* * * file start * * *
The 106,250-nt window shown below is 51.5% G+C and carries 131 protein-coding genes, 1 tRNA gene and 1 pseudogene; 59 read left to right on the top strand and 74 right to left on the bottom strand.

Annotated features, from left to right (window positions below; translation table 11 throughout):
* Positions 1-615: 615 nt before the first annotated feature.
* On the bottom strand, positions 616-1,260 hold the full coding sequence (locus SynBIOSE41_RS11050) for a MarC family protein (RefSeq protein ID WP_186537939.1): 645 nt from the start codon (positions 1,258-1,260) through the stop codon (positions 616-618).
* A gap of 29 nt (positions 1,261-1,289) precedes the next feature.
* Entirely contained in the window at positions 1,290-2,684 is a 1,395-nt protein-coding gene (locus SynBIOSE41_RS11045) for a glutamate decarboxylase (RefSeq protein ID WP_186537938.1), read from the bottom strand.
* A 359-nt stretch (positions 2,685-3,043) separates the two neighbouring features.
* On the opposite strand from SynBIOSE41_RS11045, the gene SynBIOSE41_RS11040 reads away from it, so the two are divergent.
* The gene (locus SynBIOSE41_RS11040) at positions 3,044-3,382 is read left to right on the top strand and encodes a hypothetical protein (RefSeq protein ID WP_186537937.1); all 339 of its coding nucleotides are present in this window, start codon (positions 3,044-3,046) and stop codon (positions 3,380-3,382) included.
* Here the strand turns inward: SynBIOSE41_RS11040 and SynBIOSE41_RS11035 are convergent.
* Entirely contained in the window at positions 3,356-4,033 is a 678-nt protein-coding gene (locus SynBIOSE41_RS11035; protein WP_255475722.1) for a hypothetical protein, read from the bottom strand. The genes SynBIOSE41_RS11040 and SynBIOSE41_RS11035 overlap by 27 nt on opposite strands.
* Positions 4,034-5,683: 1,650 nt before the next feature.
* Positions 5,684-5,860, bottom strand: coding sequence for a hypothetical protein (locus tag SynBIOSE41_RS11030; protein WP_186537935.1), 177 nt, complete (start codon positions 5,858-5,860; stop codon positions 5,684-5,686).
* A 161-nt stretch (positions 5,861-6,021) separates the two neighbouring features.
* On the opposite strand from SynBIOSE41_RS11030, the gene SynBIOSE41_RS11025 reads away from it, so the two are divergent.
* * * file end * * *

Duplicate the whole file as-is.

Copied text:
The 106,250-nt window shown below is 51.5% G+C and carries 131 protein-coding genes, 1 tRNA gene and 1 pseudogene; 59 read left to right on the top strand and 74 right to left on the bottom strand.

Annotated features, from left to right (window positions below; translation table 11 throughout):
* Positions 1-615: 615 nt before the first annotated feature.
* On the bottom strand, positions 616-1,260 hold the full coding sequence (locus SynBIOSE41_RS11050) for a MarC family protein (RefSeq protein ID WP_186537939.1): 645 nt from the start codon (positions 1,258-1,260) through the stop codon (positions 616-618).
* A gap of 29 nt (positions 1,261-1,289) precedes the next feature.
* Entirely contained in the window at positions 1,290-2,684 is a 1,395-nt protein-coding gene (locus SynBIOSE41_RS11045) for a glutamate decarboxylase (RefSeq protein ID WP_186537938.1), read from the bottom strand.
* A 359-nt stretch (positions 2,685-3,043) separates the two neighbouring features.
* On the opposite strand from SynBIOSE41_RS11045, the gene SynBIOSE41_RS11040 reads away from it, so the two are divergent.
* The gene (locus SynBIOSE41_RS11040) at positions 3,044-3,382 is read left to right on the top strand and encodes a hypothetical protein (RefSeq protein ID WP_186537937.1); all 339 of its coding nucleotides are present in this window, start codon (positions 3,044-3,046) and stop codon (positions 3,380-3,382) included.
* Here the strand turns inward: SynBIOSE41_RS11040 and SynBIOSE41_RS11035 are convergent.
* Entirely contained in the window at positions 3,356-4,033 is a 678-nt protein-coding gene (locus SynBIOSE41_RS11035; protein WP_255475722.1) for a hypothetical protein, read from the bottom strand. The genes SynBIOSE41_RS11040 and SynBIOSE41_RS11035 overlap by 27 nt on opposite strands.
* Positions 4,034-5,683: 1,650 nt before the next feature.
* Positions 5,684-5,860, bottom strand: coding sequence for a hypothetical protein (locus tag SynBIOSE41_RS11030; protein WP_186537935.1), 177 nt, complete (start codon positions 5,858-5,860; stop codon positions 5,684-5,686).
* A 161-nt stretch (positions 5,861-6,021) separates the two neighbouring features.
* On the opposite strand from SynBIOSE41_RS11030, the gene SynBIOSE41_RS11025 reads away from it, so the two are divergent.